We cannot say as a nation that we have a dearth of batting talent and that our domestic competition in all forms of the game is second rate, it is not. At times you could say we have too much talent and that makes selecting the best person for each position and then identifying a shadow player or two for each all the more difficult.
What our batsmen need to do is to get back into the nets before the summer and to work on the basic techniques in order to be able to withstand the strongest of bowling lineups that other cricketing nations can hurl at us.
Our batsmen above all else could learn to be more consistent with our top order all more than capable, some world-beating, some in the early stages of an international career, but all who have shown an ability to play with flair and aggression which was badly missed in England.
Our bowlers, while they did quite well, restricting England to a highest score during the series of 272 need to do more than be economical, particularly when our batters fail as they did during the four matches, though they cannot be consistently called upon to save a poor batting effort. Taking under 4 wickets a match is well below sub-par and cannot be tolerated. Some time in the nets bowling at wickets might be just the medicine needed for some of our bowlers who need to be more aggressive than at present.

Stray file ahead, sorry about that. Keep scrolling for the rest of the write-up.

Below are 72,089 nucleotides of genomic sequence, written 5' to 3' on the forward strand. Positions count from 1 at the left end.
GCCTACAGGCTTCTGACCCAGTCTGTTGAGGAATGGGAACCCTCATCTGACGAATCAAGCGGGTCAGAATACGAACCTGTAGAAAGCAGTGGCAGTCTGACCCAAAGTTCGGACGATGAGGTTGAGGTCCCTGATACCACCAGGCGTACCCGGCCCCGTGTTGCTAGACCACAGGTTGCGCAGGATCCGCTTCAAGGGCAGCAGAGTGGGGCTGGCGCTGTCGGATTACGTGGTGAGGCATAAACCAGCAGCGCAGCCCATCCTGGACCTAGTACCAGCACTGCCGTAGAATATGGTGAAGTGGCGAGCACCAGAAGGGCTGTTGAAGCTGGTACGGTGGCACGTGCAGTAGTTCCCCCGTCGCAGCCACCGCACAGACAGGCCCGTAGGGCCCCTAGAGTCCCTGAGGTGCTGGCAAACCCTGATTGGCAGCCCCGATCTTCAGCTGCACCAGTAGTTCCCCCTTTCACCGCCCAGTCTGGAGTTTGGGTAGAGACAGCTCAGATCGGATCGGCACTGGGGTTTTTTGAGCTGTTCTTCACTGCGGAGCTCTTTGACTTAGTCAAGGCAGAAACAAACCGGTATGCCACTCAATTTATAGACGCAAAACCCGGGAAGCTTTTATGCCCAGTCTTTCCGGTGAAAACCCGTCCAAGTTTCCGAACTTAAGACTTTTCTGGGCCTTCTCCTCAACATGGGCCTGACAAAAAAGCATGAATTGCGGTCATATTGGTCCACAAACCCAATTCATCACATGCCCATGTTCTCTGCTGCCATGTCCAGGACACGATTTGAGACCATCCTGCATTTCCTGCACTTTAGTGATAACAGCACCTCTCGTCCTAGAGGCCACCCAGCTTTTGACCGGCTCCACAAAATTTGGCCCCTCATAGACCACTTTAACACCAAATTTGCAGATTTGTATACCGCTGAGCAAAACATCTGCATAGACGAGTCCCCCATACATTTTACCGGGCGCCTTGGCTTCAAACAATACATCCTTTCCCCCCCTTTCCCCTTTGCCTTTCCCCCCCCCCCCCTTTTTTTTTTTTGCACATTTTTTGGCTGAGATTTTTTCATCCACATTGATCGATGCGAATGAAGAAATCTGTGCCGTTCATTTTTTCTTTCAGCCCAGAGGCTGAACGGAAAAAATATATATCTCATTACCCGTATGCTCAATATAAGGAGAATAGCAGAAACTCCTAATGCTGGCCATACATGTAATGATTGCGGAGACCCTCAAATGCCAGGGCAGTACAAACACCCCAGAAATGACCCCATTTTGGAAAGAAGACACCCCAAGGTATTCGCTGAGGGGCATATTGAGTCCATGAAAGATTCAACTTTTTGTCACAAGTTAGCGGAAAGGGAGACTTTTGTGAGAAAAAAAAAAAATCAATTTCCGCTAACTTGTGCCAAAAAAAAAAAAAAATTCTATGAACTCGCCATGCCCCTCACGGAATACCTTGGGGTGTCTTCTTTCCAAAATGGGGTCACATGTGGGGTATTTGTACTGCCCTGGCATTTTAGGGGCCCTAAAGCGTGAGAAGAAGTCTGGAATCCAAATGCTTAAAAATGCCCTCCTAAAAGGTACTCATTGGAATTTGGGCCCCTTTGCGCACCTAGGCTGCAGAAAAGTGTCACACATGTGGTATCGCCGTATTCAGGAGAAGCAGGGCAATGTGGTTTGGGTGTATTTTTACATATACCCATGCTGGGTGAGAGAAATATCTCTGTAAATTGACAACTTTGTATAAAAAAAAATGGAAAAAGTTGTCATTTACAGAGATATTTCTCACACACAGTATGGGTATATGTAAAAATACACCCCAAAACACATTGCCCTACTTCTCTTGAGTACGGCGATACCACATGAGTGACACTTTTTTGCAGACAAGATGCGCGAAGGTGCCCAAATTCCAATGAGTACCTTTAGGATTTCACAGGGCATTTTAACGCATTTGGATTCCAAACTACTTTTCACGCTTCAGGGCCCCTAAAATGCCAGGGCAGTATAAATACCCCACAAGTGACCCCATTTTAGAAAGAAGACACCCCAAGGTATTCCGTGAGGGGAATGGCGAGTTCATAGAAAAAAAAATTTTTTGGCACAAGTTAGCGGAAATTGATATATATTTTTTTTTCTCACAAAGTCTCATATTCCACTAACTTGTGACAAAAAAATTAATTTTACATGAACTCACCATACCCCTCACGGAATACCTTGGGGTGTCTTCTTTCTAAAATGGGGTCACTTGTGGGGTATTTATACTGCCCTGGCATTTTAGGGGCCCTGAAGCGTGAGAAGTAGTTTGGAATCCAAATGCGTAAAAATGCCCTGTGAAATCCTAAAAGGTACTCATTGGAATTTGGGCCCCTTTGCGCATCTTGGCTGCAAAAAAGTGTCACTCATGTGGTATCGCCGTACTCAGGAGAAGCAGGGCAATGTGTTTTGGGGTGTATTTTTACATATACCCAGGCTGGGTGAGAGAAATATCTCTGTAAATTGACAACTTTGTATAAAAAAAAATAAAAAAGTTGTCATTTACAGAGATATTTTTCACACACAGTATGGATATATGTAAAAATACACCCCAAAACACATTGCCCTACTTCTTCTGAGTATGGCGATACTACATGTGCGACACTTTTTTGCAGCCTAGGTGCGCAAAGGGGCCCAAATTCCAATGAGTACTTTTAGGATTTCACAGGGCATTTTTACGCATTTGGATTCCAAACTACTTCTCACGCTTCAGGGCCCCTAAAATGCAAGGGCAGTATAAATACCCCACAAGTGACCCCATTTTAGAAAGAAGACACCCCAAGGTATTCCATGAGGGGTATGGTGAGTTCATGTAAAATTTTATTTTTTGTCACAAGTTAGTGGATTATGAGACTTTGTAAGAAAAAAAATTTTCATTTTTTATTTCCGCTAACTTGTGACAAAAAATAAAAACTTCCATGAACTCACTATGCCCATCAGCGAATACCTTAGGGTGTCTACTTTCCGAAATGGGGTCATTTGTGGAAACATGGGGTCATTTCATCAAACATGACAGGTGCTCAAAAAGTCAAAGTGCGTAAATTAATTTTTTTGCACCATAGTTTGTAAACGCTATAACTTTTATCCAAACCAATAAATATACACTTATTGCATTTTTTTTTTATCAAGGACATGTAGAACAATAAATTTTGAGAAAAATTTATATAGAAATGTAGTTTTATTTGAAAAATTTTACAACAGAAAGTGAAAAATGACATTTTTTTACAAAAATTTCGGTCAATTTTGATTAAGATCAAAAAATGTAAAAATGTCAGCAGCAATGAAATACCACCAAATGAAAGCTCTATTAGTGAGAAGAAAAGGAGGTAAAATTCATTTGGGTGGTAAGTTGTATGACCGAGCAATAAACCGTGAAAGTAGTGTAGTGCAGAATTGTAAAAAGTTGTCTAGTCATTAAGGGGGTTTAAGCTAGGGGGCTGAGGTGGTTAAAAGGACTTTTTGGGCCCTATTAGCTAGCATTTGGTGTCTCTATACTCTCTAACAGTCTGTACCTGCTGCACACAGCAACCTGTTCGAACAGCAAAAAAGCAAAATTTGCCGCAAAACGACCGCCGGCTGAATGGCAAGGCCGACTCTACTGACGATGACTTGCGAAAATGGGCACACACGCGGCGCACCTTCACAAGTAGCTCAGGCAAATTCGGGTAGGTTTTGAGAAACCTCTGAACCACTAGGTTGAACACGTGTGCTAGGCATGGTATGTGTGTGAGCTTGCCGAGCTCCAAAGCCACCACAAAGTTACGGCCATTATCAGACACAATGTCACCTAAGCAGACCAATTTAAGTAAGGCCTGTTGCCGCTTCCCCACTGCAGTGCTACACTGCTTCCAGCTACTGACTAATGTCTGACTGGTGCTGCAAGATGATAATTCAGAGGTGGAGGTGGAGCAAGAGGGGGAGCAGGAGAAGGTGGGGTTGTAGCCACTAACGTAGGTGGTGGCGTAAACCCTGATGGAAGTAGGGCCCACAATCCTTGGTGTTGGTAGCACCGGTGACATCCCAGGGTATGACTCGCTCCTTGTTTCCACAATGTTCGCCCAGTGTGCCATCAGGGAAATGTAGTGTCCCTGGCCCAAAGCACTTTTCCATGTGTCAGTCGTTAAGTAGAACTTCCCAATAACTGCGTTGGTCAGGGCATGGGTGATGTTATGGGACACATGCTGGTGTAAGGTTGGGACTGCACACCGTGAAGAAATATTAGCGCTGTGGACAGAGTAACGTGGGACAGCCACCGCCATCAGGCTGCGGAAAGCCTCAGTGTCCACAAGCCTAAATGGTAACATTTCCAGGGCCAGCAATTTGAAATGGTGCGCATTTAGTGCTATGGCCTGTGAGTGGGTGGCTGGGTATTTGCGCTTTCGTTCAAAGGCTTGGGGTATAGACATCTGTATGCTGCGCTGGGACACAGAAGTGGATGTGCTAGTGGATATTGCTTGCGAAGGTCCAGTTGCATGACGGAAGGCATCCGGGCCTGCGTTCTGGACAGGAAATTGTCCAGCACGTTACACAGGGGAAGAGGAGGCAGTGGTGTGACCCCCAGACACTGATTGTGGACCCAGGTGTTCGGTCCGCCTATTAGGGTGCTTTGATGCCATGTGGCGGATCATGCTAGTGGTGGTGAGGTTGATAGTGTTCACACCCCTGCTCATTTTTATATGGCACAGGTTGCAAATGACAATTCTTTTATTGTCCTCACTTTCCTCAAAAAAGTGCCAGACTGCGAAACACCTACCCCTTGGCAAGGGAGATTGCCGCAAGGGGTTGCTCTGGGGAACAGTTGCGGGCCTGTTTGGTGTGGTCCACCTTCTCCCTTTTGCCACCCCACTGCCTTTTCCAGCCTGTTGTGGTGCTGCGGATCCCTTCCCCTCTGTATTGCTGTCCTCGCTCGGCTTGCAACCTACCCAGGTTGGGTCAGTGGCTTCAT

The team perhaps also in light of the injuries received to our bowlers may need to look at a rotation system where we rely, particularly in the one day matches, on one or two key wicket-taking bowlers and then rotate the rest throughout matches. We can then let the others focus on longer game match fitness in our domestic competition so that they are test match ready.
It should disturb the cricketing fraternity greatly that we didn’t win a single match against the English and a period of looking inwardly at our game plan, players and structure of the team and the management of that time are all a vital part of a mix needed to ensure that we again find ourselves consistent enough to win matches and series’.